A review of a number of National Lighting Bureau case histories indicates that bottom-line benefits derived from better lighting in shopping centers are obtained in other types of buildings or other operating areas as well. As a general rule of thumb, says National Lighting Bureau Director Kyle Pitsor, “Those responsible for lighting need to ask, ‘Why did we install lighting here in the first place?’ In other words, what would happen if you didn’t have lighting? To the extent that some lighting would help overcome the problems of no lighting, recognize that lighting specifically designed for an area will produce results that are much better than simply ‘some lighting.'”
Unless you know what lighting can do for you, however, those installing the lighting may not demonstrate much interest in helping you really enhance your bottom line. If you assume that electric illumination is an expense, chances are you will be offered a lighting system that lowers that expense. However, if you recognize that lighting can help you avoid a wide array of expenses while also building income and capital appreciation, than you are far more likely to get the kind of system you need to achieve those goals.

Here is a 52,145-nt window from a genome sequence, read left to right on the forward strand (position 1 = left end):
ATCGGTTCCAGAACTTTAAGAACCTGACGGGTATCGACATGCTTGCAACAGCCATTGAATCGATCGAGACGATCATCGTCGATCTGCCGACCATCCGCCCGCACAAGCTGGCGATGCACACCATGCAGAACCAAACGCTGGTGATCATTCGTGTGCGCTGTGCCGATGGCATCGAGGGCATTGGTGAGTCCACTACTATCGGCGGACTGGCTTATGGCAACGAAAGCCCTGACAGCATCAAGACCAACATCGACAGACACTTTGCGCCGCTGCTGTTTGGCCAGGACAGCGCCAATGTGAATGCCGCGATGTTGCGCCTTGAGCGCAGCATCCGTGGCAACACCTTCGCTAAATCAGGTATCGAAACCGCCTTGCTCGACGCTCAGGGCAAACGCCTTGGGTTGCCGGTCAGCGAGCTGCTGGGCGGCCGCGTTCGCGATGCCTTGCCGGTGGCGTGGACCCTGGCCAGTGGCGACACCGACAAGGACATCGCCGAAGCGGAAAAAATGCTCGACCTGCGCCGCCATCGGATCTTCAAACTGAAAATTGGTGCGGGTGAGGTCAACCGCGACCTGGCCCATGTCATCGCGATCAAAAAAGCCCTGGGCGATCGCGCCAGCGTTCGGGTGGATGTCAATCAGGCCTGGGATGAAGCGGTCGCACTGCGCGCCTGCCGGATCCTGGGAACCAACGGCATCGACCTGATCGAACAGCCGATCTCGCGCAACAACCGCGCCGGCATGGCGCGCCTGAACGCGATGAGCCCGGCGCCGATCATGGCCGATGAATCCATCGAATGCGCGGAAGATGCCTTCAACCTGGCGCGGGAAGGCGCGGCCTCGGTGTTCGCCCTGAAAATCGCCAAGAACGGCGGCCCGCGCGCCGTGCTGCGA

Somewhat ironically, the cost of having lighting systems that can do such a fantastic job for shopping centers’ owners and managers is not appreciably more than the cost of systems that merely cut energy expenses. This occurs because of the “leveraging effect” of lighting. Ask yourself how much money will be lost if all year long you had no lights. Then ask yourself how much you spend on lighting each year.
Chances are the sales loss would be estimated in the millions of dollars while the amount you spend would in many cases not exceed $50,000 or $60,000. If better lighting could improve income by five percent, how much would you be wiling to spend to obtain that increase? Probably five times what you’d actually have to.
A number of sources are available to help you design high-benefit systems. These include consultants who specialize in retail and shopping center lighting as well as manufacturer’s application engineers who may have expertise in the retail and the shopping center industry as well. A number of utilities have lighting specialists as well as a variety of programs that will help pay at least some of the cost of the new lighting when energy savings result. (A high percentage of Bureau case histories demonstrate that high-benefit lighting is accompanied by significant energy savings, too.)
Reprinted with permission from CARLSONREPORT, the newsletter for shopping center management. Copyright 1998 CARLSONREPORT, Inc.